When Kristina Garcia stepped inside the Hotel Eleganté Conference and Event Center, she knew it was a big moment. For the past seven years, she was a stay-at-home mom taking care of her son who has autism.
So, naturally, she felt some jitters when she attended Tuesday's job fair, where more than 1,300 job seekers - including many veterans - arrived hoping to talk to more than 140 employers for 3,000-plus positions.
Garcia managed to get through the event with the help of her husband, Army Staff Sgt. Salvador Garcia. He has worked at job fairs before as a Army recruiter and knows that the interaction between job seeker and recruiter can be nerve-wracking for both.
"I'm trying not to go for anything I'm not qualified for," said Kristina Garcia, who worked as an accountant for a field supply company in Texas before she became a stay-at-home mom. "But I also try to put myself out there as much as possible."
There were plenty of opportunities to do just that at the fair hosted by Pikes Peak Workforce Center. To help job applicants prepare for Wednesday, the center since January has conducted more than 90 workshops and information sessions with an additional 110 events at regional libraries, high schools, colleges, trade schools and military installations, among other venues.
The center's training facilitator, Erin Hutchinson, said the workshops helped job seekers prepare a strategy for Tuesday's job fair and develop other techniques, including how to follow-up with employers.
Organizers gave veterans and their spouses special preference, including allowing them to enter the job fair 90 minutes before the general public.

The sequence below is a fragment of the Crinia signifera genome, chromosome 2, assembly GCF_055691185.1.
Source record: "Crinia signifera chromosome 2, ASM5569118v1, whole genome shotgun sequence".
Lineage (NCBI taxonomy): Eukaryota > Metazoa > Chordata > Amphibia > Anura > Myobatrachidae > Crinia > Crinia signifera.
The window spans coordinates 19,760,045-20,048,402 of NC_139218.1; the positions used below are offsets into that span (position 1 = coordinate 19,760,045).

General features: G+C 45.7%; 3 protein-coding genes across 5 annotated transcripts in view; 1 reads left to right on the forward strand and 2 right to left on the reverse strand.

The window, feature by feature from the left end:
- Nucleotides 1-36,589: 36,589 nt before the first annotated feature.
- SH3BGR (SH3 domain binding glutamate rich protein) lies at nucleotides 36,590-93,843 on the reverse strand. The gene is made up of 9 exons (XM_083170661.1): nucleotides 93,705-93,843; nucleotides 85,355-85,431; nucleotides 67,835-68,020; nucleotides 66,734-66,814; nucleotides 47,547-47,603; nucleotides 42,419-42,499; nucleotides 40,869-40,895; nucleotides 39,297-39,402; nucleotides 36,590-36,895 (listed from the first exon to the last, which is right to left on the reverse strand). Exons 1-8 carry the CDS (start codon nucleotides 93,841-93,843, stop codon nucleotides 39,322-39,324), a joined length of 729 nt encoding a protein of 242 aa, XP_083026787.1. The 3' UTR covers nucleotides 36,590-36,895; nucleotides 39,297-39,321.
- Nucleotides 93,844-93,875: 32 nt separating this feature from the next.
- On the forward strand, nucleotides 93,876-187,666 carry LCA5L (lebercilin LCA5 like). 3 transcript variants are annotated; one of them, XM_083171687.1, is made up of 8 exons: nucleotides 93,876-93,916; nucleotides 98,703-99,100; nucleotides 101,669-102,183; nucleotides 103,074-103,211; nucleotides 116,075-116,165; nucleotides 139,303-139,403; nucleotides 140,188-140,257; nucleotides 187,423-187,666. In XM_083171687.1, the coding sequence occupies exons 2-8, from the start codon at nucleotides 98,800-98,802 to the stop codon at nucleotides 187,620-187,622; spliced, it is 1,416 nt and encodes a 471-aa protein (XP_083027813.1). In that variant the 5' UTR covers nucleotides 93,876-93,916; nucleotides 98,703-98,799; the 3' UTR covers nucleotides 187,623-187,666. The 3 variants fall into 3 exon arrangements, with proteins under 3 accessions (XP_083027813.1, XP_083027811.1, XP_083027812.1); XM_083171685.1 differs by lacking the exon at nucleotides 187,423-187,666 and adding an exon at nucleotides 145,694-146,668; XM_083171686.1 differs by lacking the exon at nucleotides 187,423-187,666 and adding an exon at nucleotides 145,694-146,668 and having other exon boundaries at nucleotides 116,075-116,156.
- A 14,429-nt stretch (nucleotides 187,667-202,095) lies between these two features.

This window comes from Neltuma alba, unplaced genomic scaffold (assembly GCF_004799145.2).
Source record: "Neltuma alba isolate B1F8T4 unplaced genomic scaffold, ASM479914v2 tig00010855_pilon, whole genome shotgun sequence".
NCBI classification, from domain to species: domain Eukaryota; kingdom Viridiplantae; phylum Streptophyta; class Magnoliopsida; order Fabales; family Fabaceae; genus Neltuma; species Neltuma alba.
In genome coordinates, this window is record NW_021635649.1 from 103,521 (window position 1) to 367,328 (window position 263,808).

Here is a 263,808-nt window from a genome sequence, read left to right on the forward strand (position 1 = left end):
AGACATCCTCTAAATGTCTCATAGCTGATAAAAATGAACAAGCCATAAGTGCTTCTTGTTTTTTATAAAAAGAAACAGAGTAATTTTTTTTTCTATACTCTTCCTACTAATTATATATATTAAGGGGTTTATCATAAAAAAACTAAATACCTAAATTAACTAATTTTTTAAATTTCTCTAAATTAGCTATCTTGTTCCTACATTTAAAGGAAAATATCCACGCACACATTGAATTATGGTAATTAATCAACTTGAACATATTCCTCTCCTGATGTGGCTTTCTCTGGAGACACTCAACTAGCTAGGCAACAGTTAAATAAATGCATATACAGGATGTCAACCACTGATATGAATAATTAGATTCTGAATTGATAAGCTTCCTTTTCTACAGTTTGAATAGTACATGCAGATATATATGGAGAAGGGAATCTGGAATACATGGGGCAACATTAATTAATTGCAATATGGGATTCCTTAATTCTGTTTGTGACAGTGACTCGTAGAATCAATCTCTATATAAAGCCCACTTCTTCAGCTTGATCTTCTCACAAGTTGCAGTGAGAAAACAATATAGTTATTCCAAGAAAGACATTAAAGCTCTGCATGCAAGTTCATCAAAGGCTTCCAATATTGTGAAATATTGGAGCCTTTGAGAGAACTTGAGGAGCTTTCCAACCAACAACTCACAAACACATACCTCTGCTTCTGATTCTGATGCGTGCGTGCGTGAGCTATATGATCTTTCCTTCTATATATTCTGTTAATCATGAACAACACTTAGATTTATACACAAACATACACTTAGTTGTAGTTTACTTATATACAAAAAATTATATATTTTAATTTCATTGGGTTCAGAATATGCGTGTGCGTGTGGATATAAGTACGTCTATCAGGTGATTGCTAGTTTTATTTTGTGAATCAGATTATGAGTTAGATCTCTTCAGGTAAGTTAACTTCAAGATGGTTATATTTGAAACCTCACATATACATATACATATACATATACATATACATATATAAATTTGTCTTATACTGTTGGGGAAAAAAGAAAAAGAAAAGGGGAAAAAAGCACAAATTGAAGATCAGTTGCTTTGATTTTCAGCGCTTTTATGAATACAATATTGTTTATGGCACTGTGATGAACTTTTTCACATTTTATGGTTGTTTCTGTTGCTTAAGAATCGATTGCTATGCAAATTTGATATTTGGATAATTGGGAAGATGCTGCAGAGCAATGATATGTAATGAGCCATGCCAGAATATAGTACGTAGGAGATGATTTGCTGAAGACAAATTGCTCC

And it wasn't hard for the Workforce Center to get employers - from the tech and health industries to law enforcement and staffing agencies - to participate in the job fair. In a statement, the center's interim executive director, Dennis Hisey, said the event reached employer capacity in "record time."
On Tuesday, employers were engaging with job seekers, spending more than a few minutes talking to possible candidates about their past experiences and going over their resume in person. A strong economy has forced employers to fill positions from a smaller talent pool, Hisey said.
That's why employers are finding more direct and personal way to attract the best employees, said Gary Mustian, director of technical of Add Staff Inc., an employment agency in Colorado Springs. He met a Marine veteran with recruiting experience and said that the veteran could get a job with the agency as soon as this week.
"If I can make an emotional connection with a candidate, I have a better chance to retain that candidate and I won't lose them to the person down the street," he said. "Corporations have to do the same thing. They say, 'Can we bring back social events to connect someone emotionally to the job that they're in?' "
The next events in the spring job fair series will take place in Teller County - 1 to 4 p.m. April 25 at the Woodland Park Ute Cultural Center and 11 a.m. to 3 p.m. April 26 at the Cripple Creek Aspen Mine Center.